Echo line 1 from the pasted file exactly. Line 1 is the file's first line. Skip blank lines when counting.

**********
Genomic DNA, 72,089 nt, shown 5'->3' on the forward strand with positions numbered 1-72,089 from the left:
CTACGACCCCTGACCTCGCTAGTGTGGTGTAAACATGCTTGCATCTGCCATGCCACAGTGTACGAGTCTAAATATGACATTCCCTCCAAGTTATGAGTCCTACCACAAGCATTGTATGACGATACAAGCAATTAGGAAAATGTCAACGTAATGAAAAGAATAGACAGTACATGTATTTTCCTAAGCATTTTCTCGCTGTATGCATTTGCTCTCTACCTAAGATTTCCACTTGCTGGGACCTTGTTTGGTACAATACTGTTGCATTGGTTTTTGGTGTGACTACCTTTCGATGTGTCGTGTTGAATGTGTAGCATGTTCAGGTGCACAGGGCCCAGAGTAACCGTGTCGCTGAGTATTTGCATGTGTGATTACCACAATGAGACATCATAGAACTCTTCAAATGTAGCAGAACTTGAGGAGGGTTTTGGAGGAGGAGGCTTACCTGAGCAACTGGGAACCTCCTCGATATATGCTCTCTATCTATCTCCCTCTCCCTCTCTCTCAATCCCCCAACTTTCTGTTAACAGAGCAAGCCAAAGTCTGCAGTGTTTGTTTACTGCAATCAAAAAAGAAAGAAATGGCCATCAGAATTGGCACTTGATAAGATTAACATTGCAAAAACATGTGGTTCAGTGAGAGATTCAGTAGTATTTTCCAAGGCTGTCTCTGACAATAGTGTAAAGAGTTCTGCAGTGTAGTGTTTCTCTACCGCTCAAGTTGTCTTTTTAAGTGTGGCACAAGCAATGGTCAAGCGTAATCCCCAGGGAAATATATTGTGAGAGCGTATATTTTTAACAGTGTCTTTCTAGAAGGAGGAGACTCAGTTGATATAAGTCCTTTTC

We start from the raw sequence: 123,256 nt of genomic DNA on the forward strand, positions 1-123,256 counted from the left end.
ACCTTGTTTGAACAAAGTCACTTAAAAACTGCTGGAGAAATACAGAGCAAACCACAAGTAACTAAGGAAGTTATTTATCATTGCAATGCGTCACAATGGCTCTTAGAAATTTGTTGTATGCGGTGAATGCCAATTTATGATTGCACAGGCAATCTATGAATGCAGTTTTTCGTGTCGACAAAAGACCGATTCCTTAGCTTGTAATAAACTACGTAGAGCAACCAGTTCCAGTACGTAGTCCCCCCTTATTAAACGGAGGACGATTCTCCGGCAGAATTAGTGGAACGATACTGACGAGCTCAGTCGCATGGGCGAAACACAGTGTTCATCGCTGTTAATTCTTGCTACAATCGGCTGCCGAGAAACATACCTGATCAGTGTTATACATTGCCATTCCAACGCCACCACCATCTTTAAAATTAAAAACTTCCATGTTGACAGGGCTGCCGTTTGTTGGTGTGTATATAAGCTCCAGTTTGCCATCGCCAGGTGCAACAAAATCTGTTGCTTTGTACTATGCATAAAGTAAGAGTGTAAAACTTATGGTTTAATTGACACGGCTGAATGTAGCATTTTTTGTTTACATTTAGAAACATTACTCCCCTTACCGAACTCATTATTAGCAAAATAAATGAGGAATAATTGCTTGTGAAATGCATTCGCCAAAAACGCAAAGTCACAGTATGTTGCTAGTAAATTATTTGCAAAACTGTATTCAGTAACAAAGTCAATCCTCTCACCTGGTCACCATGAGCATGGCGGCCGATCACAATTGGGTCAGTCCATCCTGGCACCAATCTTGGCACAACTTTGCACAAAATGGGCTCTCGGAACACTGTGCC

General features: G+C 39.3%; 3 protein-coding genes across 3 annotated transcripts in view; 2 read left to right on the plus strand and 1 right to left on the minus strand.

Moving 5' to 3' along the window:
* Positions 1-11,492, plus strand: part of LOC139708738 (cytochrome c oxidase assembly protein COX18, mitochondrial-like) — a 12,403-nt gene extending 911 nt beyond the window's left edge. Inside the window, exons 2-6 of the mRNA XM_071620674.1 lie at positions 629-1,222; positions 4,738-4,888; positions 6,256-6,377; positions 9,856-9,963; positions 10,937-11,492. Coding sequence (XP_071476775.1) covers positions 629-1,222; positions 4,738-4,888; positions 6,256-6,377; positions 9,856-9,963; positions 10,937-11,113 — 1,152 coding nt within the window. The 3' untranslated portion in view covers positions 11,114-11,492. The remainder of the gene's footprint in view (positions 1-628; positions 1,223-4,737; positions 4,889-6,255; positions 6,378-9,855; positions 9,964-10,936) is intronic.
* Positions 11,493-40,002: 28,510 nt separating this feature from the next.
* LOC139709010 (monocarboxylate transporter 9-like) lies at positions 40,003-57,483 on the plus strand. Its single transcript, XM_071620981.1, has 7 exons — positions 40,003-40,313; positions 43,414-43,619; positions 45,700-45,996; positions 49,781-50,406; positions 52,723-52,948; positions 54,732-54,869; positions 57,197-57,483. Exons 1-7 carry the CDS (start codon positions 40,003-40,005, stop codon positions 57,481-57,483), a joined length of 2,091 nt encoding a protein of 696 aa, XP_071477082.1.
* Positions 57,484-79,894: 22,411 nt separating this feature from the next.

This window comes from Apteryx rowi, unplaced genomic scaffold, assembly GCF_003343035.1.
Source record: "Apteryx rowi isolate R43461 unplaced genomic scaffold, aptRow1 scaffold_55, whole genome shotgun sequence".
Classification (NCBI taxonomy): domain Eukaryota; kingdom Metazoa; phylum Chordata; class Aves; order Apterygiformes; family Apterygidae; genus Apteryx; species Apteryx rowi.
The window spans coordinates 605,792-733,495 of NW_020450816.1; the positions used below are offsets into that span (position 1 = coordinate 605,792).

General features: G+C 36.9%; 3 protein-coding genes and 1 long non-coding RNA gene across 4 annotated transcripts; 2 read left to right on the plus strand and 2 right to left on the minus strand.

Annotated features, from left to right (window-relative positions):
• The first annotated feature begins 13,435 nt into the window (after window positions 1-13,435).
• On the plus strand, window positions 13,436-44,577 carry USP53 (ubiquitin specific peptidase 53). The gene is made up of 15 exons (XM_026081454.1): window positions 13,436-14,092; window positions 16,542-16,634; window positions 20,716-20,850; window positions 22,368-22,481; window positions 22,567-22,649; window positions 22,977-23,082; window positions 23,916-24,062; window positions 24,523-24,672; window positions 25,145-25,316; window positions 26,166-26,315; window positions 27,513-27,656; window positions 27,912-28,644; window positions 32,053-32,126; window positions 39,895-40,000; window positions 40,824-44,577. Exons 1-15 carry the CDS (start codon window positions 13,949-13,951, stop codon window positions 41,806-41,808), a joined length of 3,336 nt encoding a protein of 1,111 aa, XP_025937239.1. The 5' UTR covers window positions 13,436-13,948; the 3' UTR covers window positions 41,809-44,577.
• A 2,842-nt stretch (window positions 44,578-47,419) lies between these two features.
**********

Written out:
Genomic DNA, 72,089 nt, shown 5'->3' on the forward strand with positions numbered 1-72,089 from the left: